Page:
by Pierre Lemieux

…a state’s protectionist measures are imposed on its own citizens or subjects.


When he announced broad tariffs against Chinese imports, President Donald Trump said about the trade deficit, “It’s out of control” (“U.S. To Apply Tariffs on About $60 Billion of Chinese Imports,” Wall Street Journal, March 22, 2018). What this means is that American consumers and businesses who import goods from China are out of control, and the federal government will control them.

With threats of retaliation and trade war, indeed with just the standard talk of “concessions” in ordinary trade negotiations, we tend to forget one simple and basic fact: a state’s protectionist measures are imposed on its own citizens or subjects.

Protectionist measures include taxes called tariffs or duties, import quotas, or straight import bans. Straight bans are rarer, but they exist: an example I mentioned in a recent Econlog post is the prohibition of hiring foreign ships to transport goods between American ports (mandated by the Jones Act of 1920). But a tariff set at a prohibitive level is equivalent to a ban: there were many examples in 19th-century America. Contemporary examples include the 50% tariff duty on alcohol and the 100% duty on tobacco in the United Arab Emirates. A tariff is always a sort of ban because it forbids importing without the state taking a cut (and thus increasing the price of the imported good).

One key to understanding this is to grasp an elementary but important point: a tariff (or its equivalent) generally ends up being paid by domestic purchasers, since they translate into a higher domestic price. Foreign producers pay the tax, but get reimbursed by the higher price they can charge in the protected market. It is precisely to increase the domestic price they get that domestic producers lobby for the tariff.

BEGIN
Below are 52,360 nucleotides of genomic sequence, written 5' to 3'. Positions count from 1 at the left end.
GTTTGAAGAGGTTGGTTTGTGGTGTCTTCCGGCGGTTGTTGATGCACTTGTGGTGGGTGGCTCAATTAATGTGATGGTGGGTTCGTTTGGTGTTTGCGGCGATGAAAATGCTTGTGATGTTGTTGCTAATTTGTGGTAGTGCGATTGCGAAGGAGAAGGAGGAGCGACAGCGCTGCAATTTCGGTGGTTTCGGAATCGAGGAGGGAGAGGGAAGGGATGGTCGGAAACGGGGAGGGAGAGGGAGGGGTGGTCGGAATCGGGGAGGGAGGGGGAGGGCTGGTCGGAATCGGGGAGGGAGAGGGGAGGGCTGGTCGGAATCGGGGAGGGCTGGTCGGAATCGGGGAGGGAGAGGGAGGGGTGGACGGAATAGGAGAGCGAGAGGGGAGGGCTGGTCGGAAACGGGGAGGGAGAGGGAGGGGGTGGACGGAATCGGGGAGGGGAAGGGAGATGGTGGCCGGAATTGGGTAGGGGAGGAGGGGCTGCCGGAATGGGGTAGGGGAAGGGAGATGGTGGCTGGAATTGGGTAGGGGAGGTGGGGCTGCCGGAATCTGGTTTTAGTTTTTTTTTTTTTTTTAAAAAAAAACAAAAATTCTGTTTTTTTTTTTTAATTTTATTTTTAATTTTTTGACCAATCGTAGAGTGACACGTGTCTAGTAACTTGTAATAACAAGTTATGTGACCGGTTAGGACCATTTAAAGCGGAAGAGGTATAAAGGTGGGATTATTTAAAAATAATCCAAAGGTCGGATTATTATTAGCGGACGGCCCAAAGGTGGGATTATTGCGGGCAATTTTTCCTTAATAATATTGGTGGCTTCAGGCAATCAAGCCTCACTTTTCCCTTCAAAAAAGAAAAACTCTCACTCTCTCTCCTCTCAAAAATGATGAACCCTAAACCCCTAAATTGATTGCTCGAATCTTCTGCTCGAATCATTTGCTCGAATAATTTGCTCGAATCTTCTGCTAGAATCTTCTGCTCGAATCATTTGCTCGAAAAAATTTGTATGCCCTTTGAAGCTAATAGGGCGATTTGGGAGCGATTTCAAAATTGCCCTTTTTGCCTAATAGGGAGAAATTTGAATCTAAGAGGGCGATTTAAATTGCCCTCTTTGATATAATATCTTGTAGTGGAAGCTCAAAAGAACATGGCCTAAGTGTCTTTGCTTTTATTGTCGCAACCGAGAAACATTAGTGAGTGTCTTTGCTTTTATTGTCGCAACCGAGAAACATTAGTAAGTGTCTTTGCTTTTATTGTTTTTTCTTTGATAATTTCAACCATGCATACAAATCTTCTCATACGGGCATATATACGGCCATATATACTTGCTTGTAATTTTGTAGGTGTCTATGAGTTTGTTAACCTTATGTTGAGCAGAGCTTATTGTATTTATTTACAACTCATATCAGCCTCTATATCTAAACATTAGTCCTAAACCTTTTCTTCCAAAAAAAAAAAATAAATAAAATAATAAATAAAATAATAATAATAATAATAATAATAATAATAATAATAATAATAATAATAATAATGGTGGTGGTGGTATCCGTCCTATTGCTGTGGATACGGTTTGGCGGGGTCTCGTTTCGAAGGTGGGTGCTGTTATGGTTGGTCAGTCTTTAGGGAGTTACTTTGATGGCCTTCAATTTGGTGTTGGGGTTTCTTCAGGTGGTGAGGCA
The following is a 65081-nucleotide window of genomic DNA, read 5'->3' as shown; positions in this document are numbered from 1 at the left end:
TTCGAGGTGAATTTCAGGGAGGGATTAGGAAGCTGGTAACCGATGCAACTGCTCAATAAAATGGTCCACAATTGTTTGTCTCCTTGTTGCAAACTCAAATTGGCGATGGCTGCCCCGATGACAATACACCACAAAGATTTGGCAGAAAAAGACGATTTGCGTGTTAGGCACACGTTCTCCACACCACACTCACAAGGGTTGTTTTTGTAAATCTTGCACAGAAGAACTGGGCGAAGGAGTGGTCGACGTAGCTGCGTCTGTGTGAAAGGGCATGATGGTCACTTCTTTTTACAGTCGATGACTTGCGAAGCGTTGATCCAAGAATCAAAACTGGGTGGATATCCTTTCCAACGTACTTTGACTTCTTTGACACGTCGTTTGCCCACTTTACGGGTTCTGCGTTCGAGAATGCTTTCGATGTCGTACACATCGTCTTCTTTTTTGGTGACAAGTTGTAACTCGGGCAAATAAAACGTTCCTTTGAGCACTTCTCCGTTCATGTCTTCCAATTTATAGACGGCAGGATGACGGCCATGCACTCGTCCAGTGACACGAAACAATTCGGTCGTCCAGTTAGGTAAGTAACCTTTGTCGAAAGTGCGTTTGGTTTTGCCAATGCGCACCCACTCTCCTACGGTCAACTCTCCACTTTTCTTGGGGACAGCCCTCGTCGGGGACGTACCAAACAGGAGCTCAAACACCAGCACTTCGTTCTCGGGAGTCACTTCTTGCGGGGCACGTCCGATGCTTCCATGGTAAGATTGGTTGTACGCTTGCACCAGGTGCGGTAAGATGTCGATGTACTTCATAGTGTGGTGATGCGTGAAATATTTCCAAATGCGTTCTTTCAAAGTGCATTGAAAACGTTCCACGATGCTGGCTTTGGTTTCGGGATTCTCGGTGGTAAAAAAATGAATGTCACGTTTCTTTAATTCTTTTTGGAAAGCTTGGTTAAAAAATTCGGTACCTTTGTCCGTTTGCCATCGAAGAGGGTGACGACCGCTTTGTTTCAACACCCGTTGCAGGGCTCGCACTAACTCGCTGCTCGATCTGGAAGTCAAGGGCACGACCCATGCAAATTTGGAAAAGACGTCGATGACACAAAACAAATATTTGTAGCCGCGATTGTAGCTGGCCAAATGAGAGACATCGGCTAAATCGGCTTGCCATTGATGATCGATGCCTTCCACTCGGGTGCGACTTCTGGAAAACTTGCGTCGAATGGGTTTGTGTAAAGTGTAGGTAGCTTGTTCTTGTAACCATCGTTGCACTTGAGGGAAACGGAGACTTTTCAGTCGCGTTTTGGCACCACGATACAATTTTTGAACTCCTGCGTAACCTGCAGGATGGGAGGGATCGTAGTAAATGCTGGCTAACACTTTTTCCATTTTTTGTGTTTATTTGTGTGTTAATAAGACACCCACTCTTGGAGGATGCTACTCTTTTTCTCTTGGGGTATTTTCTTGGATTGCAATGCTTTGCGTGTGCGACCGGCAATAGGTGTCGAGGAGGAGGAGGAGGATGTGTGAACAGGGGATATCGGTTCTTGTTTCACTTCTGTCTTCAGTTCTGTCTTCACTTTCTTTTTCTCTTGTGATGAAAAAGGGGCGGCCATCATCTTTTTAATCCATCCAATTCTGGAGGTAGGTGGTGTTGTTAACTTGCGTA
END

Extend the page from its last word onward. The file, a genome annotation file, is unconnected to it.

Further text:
Most protectionist measures hurt foreign exporters too, for their market is thereby limited and they may have to compensate by producing less profitable goods. But this is an indirect effect of the direct action of a state forbidding something to its own citizens.

The fundamental problem with protectionist measures is that they interfere with the benefits of exchange: they prevent the realization of the mutual benefits of a voluntary exchange between two parties, one of whom is a citizen or subject of the state that imposes the measures. If an American imports a solar panel or a bed from a Chinese producer, both believe they benefit from the exchange; otherwise, one would have walked away from the deal. The argument is not changed by the presence of intermediaries such as Walmart or the car company that imports steel in order to manufacture the car that a consumer wants.

Reciprocity cannot be an argument against free trade. Any voluntary trade is reciprocal by its very nature: one party pays for something he (or it) thinks is worth more than the asking price; the other party gets a payment that he thinks is worth more than what he sells. Only collectivist reciprocity can be an argument, when the state decides what individuals will exchange at which conditions.

It is true that a voluntary exchange harms third parties–if we adopt a very general and neutral concept of “harm.” Suppose you buy a lawn-mowing service from a gardener. Some of the latter’s competitors have lost the sale (although the more customers in market, the less noticeable this harm will be). Also, other potential buyers have been overbid by you, one of the successful buyers. The typical free-market price is the result of an invisible auction: it is the price at which the winning bidders have outbid others. These harms are ignored because they are merely transfers in the sense that one wins what the other loses. On the contrary, coercive restrictions on exchange create harms that are not compensated by larger gains. This is the standard economic argument for free markets.